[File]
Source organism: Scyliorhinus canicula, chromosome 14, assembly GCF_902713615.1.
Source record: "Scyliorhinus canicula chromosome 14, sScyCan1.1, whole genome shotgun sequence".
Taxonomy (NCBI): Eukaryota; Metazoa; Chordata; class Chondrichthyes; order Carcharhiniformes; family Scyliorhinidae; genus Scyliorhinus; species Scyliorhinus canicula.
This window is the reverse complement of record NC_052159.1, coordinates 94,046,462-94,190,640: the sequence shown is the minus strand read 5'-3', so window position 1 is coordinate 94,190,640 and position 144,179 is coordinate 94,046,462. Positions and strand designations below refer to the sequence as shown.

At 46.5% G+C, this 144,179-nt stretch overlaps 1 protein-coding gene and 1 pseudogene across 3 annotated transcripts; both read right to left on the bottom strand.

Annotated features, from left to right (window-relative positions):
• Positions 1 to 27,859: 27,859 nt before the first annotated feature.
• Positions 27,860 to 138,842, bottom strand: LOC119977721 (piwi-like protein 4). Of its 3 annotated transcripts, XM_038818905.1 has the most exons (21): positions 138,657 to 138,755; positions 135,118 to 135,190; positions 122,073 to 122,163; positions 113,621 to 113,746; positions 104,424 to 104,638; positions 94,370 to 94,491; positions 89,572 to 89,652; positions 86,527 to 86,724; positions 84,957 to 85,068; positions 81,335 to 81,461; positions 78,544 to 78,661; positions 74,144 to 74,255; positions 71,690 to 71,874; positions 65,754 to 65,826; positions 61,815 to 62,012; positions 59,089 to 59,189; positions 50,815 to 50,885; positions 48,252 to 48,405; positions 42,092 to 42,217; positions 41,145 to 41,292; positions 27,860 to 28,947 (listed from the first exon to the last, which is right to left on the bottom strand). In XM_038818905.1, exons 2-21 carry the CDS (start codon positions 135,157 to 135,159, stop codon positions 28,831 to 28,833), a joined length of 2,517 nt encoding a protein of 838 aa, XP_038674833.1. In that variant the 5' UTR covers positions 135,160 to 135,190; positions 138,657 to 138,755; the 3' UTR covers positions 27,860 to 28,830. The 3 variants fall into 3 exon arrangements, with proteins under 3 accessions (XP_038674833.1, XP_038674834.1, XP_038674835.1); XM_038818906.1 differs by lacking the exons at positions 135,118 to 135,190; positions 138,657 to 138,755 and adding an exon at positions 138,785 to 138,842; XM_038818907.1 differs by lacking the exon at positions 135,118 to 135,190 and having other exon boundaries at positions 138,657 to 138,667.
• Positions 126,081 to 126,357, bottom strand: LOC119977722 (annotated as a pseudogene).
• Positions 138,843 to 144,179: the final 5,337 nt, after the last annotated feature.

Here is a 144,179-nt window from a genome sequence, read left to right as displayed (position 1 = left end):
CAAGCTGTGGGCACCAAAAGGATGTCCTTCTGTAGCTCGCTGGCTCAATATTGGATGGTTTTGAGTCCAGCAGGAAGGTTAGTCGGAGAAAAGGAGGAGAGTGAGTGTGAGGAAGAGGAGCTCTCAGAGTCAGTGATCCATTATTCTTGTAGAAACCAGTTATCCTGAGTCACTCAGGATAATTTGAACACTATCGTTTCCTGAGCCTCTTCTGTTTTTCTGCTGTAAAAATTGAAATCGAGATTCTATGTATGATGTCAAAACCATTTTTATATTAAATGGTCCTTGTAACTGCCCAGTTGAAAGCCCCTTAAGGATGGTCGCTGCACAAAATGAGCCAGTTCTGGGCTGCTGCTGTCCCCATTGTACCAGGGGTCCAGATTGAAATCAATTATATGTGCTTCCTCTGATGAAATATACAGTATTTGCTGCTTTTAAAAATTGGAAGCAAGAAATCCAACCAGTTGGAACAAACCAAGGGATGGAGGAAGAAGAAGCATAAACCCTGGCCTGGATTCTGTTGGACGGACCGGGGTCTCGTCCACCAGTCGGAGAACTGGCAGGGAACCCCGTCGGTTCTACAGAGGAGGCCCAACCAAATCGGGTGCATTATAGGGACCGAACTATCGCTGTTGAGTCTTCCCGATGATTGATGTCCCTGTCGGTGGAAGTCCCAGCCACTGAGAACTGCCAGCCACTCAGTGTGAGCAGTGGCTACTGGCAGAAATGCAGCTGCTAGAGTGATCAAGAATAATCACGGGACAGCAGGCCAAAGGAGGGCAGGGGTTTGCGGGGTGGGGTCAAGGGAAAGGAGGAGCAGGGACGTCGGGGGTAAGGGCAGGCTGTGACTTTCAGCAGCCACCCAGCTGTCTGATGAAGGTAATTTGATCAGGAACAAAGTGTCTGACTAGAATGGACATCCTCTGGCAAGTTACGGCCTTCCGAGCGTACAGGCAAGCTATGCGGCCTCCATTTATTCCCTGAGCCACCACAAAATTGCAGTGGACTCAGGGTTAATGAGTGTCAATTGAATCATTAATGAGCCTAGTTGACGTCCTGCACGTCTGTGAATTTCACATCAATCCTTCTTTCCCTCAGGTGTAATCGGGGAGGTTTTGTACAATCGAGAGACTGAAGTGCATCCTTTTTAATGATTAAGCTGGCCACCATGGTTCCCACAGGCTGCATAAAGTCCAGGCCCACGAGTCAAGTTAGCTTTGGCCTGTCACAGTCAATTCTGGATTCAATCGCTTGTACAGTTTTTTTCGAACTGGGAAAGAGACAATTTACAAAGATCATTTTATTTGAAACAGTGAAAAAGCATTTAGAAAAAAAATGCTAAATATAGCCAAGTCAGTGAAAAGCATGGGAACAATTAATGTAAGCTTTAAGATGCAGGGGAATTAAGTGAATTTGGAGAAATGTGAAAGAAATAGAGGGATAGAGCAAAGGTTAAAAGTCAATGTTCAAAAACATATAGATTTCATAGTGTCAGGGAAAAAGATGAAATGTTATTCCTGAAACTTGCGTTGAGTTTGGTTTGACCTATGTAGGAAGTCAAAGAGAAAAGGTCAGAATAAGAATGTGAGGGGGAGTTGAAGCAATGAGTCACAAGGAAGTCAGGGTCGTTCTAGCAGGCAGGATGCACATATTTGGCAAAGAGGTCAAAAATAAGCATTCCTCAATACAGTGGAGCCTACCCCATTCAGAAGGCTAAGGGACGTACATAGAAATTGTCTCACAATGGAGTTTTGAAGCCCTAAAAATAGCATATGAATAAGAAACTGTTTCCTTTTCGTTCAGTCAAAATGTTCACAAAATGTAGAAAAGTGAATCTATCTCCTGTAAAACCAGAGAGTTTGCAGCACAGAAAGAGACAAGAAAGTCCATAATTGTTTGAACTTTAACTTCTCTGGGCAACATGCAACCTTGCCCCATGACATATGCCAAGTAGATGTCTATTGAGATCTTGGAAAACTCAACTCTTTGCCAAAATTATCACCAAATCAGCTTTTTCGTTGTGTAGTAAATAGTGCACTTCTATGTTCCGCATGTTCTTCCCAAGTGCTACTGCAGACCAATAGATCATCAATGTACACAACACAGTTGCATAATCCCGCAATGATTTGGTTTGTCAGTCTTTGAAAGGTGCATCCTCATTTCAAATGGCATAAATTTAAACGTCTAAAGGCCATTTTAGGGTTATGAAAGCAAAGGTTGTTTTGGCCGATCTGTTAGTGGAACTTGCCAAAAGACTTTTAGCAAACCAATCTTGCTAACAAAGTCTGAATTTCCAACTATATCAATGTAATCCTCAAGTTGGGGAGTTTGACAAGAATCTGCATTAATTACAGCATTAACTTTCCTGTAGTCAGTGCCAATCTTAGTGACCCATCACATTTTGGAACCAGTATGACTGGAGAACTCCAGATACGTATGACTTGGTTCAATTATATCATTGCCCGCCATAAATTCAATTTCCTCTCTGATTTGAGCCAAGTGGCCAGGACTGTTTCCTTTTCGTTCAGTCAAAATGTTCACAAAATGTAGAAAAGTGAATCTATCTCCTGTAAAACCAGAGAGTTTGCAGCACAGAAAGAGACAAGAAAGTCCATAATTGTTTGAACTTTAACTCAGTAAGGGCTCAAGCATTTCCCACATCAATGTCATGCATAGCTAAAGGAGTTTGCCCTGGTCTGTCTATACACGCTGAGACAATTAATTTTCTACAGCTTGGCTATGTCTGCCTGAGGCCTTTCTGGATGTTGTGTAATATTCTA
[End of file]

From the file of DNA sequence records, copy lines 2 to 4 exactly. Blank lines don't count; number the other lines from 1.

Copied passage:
Source record: "Scyliorhinus canicula chromosome 14, sScyCan1.1, whole genome shotgun sequence".
Taxonomy (NCBI): Eukaryota; Metazoa; Chordata; class Chondrichthyes; order Carcharhiniformes; family Scyliorhinidae; genus Scyliorhinus; species Scyliorhinus canicula.
This window is the reverse complement of record NC_052159.1, coordinates 94,046,462-94,190,640: the sequence shown is the minus strand read 5'-3', so window position 1 is coordinate 94,190,640 and position 144,179 is coordinate 94,046,462. Positions and strand designations below refer to the sequence as shown.